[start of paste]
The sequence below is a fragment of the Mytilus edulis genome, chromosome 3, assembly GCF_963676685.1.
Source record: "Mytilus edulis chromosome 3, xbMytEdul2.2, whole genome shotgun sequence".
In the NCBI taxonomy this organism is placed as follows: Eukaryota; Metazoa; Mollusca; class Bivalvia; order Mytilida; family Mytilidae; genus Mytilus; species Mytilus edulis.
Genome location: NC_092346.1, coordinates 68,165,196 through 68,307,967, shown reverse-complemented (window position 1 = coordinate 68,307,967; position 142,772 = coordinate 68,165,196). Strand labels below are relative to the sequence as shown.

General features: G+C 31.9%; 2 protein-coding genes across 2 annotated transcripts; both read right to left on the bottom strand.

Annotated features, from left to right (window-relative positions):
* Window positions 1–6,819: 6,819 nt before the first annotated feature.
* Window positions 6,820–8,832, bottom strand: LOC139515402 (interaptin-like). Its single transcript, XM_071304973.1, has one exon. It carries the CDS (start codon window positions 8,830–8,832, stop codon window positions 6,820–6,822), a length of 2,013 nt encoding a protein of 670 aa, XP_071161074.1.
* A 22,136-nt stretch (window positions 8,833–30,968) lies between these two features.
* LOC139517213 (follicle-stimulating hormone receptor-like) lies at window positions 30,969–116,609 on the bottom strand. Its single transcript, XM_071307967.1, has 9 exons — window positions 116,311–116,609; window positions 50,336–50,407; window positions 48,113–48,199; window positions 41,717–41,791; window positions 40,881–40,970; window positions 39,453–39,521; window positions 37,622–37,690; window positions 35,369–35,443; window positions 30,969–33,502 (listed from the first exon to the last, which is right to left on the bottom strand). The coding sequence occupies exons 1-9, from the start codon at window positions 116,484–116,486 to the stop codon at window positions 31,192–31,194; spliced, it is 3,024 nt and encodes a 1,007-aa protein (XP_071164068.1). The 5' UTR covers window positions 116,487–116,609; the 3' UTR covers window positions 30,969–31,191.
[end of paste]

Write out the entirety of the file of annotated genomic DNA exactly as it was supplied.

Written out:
The sequence below is a fragment of the Mytilus edulis genome, chromosome 3, assembly GCF_963676685.1.
Source record: "Mytilus edulis chromosome 3, xbMytEdul2.2, whole genome shotgun sequence".
In the NCBI taxonomy this organism is placed as follows: Eukaryota; Metazoa; Mollusca; class Bivalvia; order Mytilida; family Mytilidae; genus Mytilus; species Mytilus edulis.
Genome location: NC_092346.1, coordinates 68,165,196 through 68,307,967, shown reverse-complemented (window position 1 = coordinate 68,307,967; position 142,772 = coordinate 68,165,196). Strand labels below are relative to the sequence as shown.

General features: G+C 31.9%; 2 protein-coding genes across 2 annotated transcripts; both read right to left on the bottom strand.

Annotated features, from left to right (window-relative positions):
* Window positions 1–6,819: 6,819 nt before the first annotated feature.
* Window positions 6,820–8,832, bottom strand: LOC139515402 (interaptin-like). Its single transcript, XM_071304973.1, has one exon. It carries the CDS (start codon window positions 8,830–8,832, stop codon window positions 6,820–6,822), a length of 2,013 nt encoding a protein of 670 aa, XP_071161074.1.
* A 22,136-nt stretch (window positions 8,833–30,968) lies between these two features.
* LOC139517213 (follicle-stimulating hormone receptor-like) lies at window positions 30,969–116,609 on the bottom strand. Its single transcript, XM_071307967.1, has 9 exons — window positions 116,311–116,609; window positions 50,336–50,407; window positions 48,113–48,199; window positions 41,717–41,791; window positions 40,881–40,970; window positions 39,453–39,521; window positions 37,622–37,690; window positions 35,369–35,443; window positions 30,969–33,502 (listed from the first exon to the last, which is right to left on the bottom strand). The coding sequence occupies exons 1-9, from the start codon at window positions 116,484–116,486 to the stop codon at window positions 31,192–31,194; spliced, it is 3,024 nt and encodes a 1,007-aa protein (XP_071164068.1). The 5' UTR covers window positions 116,487–116,609; the 3' UTR covers window positions 30,969–31,191.